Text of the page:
Coastal wetlands and coral reefs are among the planet’s most biologically rich ecosystems, serving as nurseries and feeding grounds for a vast array of fish, birds, and marine mammals. By acting as a barrier, these habitats also help protect shorelines from climate impacts such as sea level rise and storms. And coastal wetlands in particular—such as mangroves, seagrass beds, and salt marshes—can play a role in global efforts to mitigate climate change because they are highly effective at sequestering carbon.
Despite their importance, these critical ecosystems are in danger of disappearing during the next century because of threats such as coastal development, poor land use practices, and rising ocean temperatures. Half of the planet’s mangroves have been lost in the past 50 years,1 and human-related impacts have destroyed at least a third of the world’s coral reefs in recent decades.2
Urgent actions are needed to conserve coastal habitats, and the 2015 Paris Agreement under the United Nations Framework Convention on Climate Change provides a mechanism to secure commitments to protect these valuable ecosystems. The 197 parties that adopted the agreement pledged to reduce carbon emissions and build resilience to the effects of climate change. Each country’s commitment—its Nationally Determined Contribution (NDC)—should be ambitious, specific, and measurable and be updated every five years.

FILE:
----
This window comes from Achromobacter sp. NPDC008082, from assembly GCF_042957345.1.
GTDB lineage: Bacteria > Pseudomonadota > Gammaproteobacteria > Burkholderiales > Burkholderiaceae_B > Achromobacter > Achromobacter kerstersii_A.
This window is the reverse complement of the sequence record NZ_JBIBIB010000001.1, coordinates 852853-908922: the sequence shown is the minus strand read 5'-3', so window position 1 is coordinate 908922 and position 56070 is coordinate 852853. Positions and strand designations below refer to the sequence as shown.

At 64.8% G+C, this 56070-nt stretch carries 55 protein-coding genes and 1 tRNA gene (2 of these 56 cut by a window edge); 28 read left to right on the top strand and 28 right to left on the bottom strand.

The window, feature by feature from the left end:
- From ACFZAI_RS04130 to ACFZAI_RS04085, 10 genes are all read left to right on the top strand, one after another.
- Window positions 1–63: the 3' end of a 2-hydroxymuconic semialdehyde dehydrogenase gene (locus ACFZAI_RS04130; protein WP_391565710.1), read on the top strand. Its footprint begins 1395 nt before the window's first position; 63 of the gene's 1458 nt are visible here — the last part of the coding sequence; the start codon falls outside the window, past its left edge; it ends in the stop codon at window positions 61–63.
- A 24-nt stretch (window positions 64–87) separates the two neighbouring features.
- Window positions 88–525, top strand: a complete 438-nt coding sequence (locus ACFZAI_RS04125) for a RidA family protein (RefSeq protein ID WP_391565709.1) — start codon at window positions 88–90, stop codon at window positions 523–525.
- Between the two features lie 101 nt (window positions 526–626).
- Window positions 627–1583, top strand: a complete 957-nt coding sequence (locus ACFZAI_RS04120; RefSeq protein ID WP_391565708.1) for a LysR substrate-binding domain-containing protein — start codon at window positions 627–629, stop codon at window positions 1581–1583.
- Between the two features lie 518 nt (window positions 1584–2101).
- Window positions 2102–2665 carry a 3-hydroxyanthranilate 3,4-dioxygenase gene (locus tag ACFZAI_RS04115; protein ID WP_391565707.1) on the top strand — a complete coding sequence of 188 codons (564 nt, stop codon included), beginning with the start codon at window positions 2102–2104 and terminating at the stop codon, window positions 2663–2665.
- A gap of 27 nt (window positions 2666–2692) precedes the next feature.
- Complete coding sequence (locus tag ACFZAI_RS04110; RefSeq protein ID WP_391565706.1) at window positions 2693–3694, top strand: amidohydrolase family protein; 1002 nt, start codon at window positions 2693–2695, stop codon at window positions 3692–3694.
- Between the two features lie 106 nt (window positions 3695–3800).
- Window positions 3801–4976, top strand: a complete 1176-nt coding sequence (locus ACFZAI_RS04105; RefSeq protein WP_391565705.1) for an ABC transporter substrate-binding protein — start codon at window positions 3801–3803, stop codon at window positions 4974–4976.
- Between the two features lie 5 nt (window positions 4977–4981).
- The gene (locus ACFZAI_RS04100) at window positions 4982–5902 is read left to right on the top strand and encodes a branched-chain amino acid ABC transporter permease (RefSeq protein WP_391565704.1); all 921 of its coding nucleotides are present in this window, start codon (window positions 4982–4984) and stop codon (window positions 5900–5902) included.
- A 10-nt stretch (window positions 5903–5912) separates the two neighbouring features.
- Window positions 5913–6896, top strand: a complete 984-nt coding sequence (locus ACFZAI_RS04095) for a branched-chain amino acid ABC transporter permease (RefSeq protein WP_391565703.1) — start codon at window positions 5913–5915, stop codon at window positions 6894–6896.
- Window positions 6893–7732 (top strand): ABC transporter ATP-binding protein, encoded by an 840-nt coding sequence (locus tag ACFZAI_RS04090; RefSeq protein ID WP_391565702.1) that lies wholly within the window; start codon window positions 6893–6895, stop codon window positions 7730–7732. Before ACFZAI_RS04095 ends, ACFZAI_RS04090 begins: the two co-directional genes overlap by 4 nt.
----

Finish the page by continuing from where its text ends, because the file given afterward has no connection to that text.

Given the unique role that coastal habitats play in reducing climate impacts and absorbing carbon, countries can include protections for these habitats in their NDCs as nature-based solutions for achieving some of their climate goals.
Once countries have made commitments to protect coastal wetlands and coral reefs, they can receive funding to help them implement on-the-ground measures to ensure lasting protection.
The Pew Charitable Trusts will work with governments, scientists, and civil society to integrate coastal wetlands and coral reefs into countries’ NDCs to better protect these vital habitats worldwide.
This fact sheet was updated on Oct. 2, 2019, to include new data about the amount of carbon that can be stored in mangrove forests.